|Title ||Seventh Series|
|Original Price ||4/6|
|Date Cartoons Start ||16/10/1952||Date Cartoons End ||27/09/1953|
|Number of Cartoons ||120|
|Published by ||Daily Express Publications||ISBN |
Introduction by - Lord Beaverbrook
GILES has an immense following. His cartoons give joy to millions of 'EXPRESS' readers.
They are extensively reproduced in the United States and syndicated in the British Empire. They brighten the pages of newspapers at home and abroad. The demand for them is insatiable.
What is the secret? It is this: Giles has a sardonic humour which appeals because he always keeps close to the life of the street and the farm. He depicts the attitudes of ordinary people.
Ordinary people habitually make caustic comments about high - flown pretension. They are delighted when such comments are made by a man of genius.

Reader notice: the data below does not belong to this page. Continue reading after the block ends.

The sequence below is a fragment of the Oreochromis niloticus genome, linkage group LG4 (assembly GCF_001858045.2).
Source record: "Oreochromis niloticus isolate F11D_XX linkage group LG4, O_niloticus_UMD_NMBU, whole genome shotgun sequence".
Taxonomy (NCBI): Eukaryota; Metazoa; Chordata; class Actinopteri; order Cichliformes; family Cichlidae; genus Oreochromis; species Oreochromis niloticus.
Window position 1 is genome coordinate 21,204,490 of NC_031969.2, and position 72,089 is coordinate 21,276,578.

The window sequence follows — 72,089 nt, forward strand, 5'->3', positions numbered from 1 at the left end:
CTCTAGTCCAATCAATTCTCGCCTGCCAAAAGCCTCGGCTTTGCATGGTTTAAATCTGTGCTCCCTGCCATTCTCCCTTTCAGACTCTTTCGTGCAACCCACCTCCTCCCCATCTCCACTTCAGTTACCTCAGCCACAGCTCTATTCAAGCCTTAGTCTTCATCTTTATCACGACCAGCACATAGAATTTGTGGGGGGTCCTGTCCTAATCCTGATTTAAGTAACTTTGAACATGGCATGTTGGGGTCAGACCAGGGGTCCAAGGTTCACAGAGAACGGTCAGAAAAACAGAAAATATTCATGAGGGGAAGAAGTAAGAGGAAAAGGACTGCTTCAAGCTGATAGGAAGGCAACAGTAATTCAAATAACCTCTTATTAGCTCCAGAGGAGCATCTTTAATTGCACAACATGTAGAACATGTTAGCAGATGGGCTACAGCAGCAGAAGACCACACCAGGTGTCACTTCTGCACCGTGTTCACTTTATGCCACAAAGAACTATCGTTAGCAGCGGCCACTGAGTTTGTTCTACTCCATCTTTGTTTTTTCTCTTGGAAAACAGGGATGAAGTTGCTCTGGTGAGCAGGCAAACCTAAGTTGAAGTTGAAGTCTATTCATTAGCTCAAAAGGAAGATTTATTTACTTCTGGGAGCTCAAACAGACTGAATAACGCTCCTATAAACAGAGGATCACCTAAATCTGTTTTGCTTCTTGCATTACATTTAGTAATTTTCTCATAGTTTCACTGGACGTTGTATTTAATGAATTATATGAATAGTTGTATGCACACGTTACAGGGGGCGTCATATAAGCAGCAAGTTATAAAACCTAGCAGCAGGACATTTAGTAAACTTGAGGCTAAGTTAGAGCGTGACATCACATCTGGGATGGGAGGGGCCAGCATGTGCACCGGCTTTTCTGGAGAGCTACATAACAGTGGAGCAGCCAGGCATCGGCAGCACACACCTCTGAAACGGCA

Giles debunks the vainglorious. He takes the solemnity out of the grand occasion. He helps the world to keep sane by laughing at its soaring moments.
Giles, though born in North London and beginning as a commercial artist, is of the soil of Britain. He is close to the land. On his farm in Suffolk he breeds a large herd of pedigree pigs. He sometimes links the two professions by making use of his pigs to suppIy him with models.
I do not need to commend this book. Readers new to Giles - if there are any - have only to turn its pages to know that it contains the work of the master of the comic art.